Social Media Is Making You Depressed

Don’t fall victim to this silent killer.

At this point, it comes to no surprise that social media sites are adversely affecting your mental well-being. The constant need for “likes” and validation, thinking that your “friends” have a better life than you, and the time wasted away from real life – all this combined is a recipe for social media depression.

Social media is actually not very social at all, at least from a humanistic standpoint. Think about it: The interactions are so superficial and numbers-based that it falls very short of genuine interaction with others. We are now limited to communicating through this new technological medium that lacks that personal touch we all innately need. Have you noticed that friends or acquaintances don’t just walk up your door without calling you first? If they actually did that, you they would be put on the “talk of the town” list for being so peculiar. Social media has ironically made us less social and less inclined to have that interpersonal connection.

Multitasking

In a study from Computers in Human Behavior, people who used at least 7 social media platforms were three times more likely to develop depression or anxiety, compared with those who use 2 or less. These results remained consistent when adjusted for factors such as, age, gender, education, and income.

Another reason for the relationship between social media usage and depression is the constant multitasking. Multitasking, especially by switching between at least 7 different social media platforms, can lead to poor attention, cognition and mood. The more social media accounts we have can essentially do more damage than just having one.

Self-Comparison

Aside from the constant multitasking, self-comparison on social media is greatly linked to depression. Everyone on social media wants to look good, so they are going to post only the highlights of their “wonderful” life. The problem with individuals who are prone to depression is their inability to view the posts objectively. Maybe those who posts all the great things going on in their life, be it a job, house, relationship, or traveling are not really happy at all. People want to put their best face forward. Maybe they’re are very miserable in real life. You never know.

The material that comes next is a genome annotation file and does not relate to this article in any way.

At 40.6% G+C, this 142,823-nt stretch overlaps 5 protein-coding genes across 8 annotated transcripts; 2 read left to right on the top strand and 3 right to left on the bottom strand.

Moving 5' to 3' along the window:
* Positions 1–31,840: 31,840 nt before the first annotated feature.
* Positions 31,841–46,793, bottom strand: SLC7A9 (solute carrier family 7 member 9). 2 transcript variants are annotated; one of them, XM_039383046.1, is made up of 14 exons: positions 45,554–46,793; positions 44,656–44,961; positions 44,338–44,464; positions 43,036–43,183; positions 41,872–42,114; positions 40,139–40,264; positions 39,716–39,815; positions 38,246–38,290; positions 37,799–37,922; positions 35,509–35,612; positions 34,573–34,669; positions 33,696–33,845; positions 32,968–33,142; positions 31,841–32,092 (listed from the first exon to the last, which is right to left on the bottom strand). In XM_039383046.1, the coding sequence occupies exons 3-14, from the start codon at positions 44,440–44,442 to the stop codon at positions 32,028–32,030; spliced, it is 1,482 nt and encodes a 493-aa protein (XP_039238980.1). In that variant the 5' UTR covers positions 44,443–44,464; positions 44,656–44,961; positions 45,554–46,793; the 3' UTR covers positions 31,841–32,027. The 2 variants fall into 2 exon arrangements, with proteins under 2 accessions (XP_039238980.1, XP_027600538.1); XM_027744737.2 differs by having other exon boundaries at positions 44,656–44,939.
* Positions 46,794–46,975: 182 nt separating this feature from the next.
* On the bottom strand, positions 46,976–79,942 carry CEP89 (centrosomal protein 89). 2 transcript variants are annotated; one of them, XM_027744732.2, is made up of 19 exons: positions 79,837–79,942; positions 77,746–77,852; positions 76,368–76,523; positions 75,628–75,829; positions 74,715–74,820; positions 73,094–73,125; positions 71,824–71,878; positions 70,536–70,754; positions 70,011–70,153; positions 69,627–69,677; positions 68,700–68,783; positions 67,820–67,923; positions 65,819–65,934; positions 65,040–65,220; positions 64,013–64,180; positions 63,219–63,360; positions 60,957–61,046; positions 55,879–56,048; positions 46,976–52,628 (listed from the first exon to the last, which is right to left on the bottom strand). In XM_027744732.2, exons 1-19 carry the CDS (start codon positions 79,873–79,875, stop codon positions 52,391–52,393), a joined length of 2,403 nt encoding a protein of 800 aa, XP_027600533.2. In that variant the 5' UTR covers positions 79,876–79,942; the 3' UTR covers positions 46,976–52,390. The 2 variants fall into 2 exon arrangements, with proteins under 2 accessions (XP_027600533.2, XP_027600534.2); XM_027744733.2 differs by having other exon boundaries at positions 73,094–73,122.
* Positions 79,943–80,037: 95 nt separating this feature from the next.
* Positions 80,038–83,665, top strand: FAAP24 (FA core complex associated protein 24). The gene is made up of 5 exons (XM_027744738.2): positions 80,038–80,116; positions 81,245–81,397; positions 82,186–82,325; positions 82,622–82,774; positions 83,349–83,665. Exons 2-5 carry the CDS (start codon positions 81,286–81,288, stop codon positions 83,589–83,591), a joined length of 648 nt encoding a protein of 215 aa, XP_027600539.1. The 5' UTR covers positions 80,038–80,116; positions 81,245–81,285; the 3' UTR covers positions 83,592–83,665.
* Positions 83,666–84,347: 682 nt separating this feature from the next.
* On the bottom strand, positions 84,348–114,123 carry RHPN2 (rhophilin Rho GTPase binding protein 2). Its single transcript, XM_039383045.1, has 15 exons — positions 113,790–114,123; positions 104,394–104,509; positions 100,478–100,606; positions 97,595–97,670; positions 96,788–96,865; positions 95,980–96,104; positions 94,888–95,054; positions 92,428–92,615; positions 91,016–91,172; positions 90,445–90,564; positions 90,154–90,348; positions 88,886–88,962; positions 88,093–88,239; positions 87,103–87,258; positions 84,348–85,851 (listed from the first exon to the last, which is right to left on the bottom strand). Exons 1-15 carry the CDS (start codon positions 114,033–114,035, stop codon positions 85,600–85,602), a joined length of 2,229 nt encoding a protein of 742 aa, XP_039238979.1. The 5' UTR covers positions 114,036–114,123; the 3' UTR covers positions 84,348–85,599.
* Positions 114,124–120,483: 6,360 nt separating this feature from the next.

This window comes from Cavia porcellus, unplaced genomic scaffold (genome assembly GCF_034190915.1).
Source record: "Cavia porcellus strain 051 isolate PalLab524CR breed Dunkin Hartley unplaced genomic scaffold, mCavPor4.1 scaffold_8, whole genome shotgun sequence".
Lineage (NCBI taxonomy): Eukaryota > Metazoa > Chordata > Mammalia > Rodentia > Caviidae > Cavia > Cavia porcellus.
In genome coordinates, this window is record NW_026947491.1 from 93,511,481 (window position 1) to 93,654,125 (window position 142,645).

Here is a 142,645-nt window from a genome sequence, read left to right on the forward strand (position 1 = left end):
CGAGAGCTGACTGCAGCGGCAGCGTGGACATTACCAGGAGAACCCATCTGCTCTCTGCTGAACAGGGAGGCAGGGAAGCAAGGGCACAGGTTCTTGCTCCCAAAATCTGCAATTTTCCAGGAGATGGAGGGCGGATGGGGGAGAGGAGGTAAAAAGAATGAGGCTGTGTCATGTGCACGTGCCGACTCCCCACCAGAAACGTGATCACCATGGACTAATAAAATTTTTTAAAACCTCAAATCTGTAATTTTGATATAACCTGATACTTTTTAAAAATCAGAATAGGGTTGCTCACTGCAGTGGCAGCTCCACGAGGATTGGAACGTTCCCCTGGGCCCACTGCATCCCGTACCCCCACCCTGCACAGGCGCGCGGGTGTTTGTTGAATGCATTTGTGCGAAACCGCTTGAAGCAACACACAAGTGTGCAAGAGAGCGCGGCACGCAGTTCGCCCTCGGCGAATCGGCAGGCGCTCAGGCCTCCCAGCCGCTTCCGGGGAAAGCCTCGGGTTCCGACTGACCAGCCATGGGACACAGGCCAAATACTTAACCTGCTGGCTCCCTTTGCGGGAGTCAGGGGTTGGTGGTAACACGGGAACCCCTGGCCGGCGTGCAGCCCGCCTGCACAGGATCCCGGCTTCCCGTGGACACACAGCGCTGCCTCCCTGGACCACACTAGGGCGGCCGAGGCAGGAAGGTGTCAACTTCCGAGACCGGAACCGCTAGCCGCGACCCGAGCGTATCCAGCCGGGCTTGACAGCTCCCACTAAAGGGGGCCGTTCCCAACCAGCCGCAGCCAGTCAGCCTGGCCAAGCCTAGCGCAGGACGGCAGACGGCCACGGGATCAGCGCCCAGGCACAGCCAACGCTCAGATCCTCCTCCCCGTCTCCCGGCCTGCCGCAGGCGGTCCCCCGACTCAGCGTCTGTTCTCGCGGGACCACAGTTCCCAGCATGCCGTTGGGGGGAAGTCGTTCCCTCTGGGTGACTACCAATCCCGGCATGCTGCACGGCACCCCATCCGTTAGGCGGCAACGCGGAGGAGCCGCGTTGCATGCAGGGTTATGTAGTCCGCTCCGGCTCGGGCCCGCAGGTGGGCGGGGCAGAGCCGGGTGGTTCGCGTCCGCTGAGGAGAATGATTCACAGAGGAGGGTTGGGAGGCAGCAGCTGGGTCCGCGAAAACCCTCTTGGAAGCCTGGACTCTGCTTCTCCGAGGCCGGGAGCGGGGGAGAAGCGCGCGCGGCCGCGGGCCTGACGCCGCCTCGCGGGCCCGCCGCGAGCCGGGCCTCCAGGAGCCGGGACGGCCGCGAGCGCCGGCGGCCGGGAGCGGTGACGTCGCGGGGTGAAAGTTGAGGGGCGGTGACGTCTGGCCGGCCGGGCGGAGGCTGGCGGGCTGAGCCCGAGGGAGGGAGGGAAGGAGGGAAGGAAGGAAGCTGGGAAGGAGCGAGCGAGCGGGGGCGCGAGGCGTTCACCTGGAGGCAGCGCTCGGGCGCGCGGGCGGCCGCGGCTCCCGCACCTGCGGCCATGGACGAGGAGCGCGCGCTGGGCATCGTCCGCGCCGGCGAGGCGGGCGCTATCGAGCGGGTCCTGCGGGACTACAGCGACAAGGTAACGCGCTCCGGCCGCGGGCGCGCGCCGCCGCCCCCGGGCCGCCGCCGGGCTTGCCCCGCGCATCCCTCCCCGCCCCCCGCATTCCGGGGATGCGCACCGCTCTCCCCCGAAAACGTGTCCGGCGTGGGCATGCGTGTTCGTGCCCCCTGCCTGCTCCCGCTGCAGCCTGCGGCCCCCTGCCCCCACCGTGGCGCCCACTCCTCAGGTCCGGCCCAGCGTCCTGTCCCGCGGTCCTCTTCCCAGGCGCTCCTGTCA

Individuals who pre-existingly have depression or anxiety use these mediums to feel more accepted and meet other people. Unbeknownst to them, this actually enhances the problem even more. Multitasking becomes a daunting task by keeping up with all the platforms, and forming real relationships becomes difficult.

The best way to combat social media depression is to cut it cold turkey. Since it is nearly impossible to cut it out in this technological pervasive world, the best way to reduce the likelihood of it causing depression is to manage the time spent on it. Better yet, reduce the number of accounts. It is best to cut social media depression at the source, and although it does take a lot of willpower and determination, it will fare well in the long run.

 

 

About Renee Lynn 8 Articles

Renee Lynn is the founder of Mental Suite. With this site, she hopes to bring about a pop psychology resource, with an inspirational twist, to appeal to the masses. She holds a B.S. double major in psychology and child development and is intrinsically motivated to learn more and share in-depth about the subject. Aside from focusing on the site, you can find her delving in her passions in writing, photography and traveling.